Court of Appeal rule on 88 second lateness
The Court of Appeal has ruled that a case of unfair dismissal cannot proceed because the disgruntled employee missed the deadline for submission of his complaint by 88 seconds.
The case is that of one Mr Beasley, who was dismissed from his employment at National Grid after over thirty years with the company in its various forms. Owing to confusion surrounding how long after dismissal the window for complaints remained open, he did not realise he had to meet a three-month deadline and submit his complaint to the Employment Tribunal until the day before it was due – at midnight on 6th May 2006. Various technical and informational delays ensued with his complaint process which meant that he did not submit his complaint until the actual moment of the deadline, and it was only received by the Employment Tribunal system at one minute and twenty-eight seconds after midnight.
The Tribunal declared that it would not consider the complaint because it had been submitted out of time. Mr Beasley appealed to the Employment Tribunal and then to the County Court, being rejected both times, before turning to the Court of Appeal where he has been likewise unsuccessful. In his judgment, Lord Justice Tuckey commented that Mr Beasley could have reasonably submitted the application on time, as he was, by his own admission, in no doubt about what was required for over twenty-four hours before the deadline. However, the judge added, “I recognise… that this was a harsh decision. With legislation less strictly worded this is a case which might easily have passed over a time bar on some equitable basis: the respondent was not prejudiced by the delay and 88 seconds is, in any event, neither here nor there. But the plain fact is that section 111(2) does impose a harsh regime.”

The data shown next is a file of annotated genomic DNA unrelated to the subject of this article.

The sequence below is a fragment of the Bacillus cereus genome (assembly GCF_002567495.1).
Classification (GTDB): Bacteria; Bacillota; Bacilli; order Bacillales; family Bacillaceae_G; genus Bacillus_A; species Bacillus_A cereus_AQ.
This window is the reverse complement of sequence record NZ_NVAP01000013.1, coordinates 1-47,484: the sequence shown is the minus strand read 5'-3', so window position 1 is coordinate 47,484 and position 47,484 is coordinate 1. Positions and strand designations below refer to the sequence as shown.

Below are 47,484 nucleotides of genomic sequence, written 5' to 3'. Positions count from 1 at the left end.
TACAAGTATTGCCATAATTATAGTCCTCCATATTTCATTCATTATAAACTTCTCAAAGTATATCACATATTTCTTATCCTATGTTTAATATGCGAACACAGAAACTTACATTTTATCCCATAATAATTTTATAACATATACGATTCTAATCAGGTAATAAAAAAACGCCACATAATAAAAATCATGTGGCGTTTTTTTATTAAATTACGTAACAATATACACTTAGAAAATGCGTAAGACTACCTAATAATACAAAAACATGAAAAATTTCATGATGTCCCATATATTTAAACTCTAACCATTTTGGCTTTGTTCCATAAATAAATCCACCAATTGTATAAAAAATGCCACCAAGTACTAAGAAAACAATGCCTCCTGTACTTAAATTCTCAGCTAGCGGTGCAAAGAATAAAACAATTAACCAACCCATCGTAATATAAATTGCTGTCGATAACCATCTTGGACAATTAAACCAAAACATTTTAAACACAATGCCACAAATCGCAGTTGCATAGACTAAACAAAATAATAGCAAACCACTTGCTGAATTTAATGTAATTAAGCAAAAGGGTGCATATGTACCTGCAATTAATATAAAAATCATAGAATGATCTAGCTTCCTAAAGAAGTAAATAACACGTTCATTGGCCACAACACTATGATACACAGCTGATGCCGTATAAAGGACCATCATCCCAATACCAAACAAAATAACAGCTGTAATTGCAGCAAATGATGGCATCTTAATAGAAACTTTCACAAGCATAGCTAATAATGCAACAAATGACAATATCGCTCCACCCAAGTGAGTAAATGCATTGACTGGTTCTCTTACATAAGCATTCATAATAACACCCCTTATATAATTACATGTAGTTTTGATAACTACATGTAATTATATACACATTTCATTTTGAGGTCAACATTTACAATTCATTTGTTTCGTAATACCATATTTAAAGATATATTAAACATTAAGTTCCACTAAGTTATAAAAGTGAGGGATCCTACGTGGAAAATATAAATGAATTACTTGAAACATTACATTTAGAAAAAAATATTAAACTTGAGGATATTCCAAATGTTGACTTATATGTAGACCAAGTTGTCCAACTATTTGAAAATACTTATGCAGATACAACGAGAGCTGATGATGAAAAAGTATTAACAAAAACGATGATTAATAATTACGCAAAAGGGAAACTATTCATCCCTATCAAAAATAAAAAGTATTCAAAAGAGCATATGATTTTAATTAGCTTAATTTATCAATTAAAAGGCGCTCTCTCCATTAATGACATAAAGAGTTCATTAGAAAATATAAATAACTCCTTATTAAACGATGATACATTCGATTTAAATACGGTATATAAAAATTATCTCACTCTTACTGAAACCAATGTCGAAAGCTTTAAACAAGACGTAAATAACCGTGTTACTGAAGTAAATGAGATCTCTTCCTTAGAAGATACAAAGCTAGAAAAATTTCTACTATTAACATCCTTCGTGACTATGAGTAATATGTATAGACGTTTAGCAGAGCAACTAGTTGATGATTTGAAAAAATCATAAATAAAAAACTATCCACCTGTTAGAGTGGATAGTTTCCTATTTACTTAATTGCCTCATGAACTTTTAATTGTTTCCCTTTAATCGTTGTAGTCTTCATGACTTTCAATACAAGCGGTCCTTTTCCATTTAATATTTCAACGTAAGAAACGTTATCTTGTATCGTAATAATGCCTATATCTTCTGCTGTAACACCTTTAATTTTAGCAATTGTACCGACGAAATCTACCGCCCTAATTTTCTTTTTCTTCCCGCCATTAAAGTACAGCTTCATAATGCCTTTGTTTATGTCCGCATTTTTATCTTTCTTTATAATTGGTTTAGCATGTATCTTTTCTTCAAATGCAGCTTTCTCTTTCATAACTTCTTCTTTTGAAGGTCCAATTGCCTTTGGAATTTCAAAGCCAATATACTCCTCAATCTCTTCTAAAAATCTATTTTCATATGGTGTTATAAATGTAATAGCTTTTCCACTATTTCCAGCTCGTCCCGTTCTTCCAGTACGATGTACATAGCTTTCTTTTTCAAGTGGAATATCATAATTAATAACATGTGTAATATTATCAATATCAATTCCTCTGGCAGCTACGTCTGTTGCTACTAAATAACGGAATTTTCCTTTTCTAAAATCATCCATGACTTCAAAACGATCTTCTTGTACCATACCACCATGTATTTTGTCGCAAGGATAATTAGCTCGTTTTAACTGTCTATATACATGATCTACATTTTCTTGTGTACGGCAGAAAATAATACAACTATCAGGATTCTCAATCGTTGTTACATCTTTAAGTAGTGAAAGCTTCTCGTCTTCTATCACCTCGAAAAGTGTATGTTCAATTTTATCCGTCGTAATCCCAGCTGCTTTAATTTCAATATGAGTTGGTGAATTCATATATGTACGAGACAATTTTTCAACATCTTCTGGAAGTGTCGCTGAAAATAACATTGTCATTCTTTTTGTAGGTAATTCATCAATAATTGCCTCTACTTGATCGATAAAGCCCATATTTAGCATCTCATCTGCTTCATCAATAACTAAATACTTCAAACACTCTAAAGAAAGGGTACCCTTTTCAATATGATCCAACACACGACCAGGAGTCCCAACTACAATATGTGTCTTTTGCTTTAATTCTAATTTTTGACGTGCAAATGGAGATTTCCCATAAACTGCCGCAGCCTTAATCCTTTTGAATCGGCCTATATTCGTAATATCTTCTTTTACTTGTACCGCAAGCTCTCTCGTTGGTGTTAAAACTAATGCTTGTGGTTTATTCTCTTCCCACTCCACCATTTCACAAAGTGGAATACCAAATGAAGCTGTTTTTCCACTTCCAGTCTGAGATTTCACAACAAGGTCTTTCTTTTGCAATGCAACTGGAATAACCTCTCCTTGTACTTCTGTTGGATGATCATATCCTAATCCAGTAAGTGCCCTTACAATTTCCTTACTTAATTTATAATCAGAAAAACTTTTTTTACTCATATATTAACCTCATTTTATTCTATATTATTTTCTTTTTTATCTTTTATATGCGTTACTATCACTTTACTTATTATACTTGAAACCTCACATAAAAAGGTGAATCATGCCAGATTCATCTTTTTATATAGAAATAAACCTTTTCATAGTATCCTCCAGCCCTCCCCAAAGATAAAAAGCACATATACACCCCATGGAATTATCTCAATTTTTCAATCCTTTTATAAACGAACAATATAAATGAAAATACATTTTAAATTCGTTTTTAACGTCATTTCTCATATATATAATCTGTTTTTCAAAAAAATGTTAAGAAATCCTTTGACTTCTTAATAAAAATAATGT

Tuckey LJ also referred to another similar case where a complaint was submitted eleven minutes late because the appellant’s printer had broken down. The judge in that case had commented that the possibility of equipment failure was “one of the risks of life which has to be taken” in cases where a submission was left until the very last minute.